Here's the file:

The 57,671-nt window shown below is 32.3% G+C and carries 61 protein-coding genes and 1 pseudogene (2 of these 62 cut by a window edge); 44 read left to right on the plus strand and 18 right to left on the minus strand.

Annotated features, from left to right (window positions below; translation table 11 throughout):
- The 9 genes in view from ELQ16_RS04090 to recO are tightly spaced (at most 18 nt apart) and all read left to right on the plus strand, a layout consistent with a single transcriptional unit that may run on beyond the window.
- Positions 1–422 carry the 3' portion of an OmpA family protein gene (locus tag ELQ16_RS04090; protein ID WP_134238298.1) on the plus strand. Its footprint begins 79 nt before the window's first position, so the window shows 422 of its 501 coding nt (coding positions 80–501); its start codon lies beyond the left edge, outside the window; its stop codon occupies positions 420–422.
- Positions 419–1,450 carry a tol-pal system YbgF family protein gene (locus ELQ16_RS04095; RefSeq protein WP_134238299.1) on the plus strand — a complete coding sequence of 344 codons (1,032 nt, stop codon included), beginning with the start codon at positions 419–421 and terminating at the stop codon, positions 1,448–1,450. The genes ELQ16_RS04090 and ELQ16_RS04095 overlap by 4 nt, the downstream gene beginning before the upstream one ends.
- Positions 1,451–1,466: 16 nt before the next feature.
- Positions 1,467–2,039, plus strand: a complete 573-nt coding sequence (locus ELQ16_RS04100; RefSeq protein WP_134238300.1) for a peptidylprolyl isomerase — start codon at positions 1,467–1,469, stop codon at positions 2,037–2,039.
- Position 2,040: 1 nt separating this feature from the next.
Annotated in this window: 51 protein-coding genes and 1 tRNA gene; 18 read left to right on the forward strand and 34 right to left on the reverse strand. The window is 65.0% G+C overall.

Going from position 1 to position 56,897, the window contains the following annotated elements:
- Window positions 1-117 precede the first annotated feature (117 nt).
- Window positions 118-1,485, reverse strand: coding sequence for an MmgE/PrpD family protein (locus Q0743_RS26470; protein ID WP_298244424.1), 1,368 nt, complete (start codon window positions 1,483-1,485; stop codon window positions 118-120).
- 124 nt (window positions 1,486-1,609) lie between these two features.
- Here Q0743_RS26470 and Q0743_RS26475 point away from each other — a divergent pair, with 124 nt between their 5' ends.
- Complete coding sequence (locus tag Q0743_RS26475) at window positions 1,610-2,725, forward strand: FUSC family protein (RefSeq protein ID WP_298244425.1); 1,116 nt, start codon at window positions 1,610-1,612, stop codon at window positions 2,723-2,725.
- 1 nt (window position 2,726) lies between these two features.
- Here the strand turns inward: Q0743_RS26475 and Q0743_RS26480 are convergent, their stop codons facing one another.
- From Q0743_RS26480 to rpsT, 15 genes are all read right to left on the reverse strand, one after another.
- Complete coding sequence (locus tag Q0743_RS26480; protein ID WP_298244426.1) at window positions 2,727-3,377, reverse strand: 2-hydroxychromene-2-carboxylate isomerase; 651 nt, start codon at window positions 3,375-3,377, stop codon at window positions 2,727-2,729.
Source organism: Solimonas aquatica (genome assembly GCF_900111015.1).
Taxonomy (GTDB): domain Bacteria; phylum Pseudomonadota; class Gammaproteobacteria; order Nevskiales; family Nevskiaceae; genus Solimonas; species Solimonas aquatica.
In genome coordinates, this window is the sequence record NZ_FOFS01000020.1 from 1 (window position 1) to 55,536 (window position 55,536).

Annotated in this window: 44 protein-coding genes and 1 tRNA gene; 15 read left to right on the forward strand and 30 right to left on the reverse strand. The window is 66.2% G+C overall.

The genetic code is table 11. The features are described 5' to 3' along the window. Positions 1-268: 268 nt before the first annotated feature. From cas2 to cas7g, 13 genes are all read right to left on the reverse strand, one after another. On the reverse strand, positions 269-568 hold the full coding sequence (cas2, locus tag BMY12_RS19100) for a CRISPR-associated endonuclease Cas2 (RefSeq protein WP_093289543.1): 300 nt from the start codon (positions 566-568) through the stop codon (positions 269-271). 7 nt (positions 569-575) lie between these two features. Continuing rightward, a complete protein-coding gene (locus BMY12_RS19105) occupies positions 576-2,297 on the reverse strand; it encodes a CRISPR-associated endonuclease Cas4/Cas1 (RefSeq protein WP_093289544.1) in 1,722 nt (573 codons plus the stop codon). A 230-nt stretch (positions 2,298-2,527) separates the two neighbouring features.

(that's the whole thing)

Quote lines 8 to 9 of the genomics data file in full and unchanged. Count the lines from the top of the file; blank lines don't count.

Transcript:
- Position 2,040: 1 nt separating this feature from the next.
Annotated in this window: 51 protein-coding genes and 1 tRNA gene; 18 read left to right on the forward strand and 34 right to left on the reverse strand. The window is 65.0% G+C overall.